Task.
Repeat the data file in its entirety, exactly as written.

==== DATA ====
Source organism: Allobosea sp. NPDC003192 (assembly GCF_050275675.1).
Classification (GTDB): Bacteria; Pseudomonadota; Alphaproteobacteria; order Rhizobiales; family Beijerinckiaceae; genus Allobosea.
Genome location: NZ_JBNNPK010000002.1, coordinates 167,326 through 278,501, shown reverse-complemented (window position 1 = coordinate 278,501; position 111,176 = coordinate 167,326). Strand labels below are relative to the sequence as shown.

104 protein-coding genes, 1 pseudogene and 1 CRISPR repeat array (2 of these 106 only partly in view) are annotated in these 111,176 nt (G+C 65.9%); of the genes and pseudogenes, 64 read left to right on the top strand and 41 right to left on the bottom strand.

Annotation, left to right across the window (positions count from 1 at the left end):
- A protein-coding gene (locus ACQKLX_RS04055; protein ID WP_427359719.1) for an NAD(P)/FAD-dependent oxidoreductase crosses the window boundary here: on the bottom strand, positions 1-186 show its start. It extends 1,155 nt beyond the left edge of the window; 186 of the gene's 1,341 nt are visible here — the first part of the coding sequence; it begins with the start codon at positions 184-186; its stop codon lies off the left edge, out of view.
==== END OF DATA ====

Source organism: Allobosea sp. NPDC003192 (assembly GCF_050275675.1).
Classification (GTDB): Bacteria; Pseudomonadota; Alphaproteobacteria; order Rhizobiales; family Beijerinckiaceae; genus Allobosea.
Genome location: NZ_JBNNPK010000002.1, coordinates 167,326 through 278,501, shown reverse-complemented (window position 1 = coordinate 278,501; position 111,176 = coordinate 167,326). Strand labels below are relative to the sequence as shown.

104 protein-coding genes, 1 pseudogene and 1 CRISPR repeat array (2 of these 106 only partly in view) are annotated in these 111,176 nt (G+C 65.9%); of the genes and pseudogenes, 64 read left to right on the top strand and 41 right to left on the bottom strand.

Annotation, left to right across the window (positions count from 1 at the left end):
- A protein-coding gene (locus ACQKLX_RS04055; protein ID WP_427359719.1) for an NAD(P)/FAD-dependent oxidoreductase crosses the window boundary here: on the bottom strand, positions 1-186 show its start. It extends 1,155 nt beyond the left edge of the window; 186 of the gene's 1,341 nt are visible here — the first part of the coding sequence; it begins with the start codon at positions 184-186; its stop codon lies off the left edge, out of view.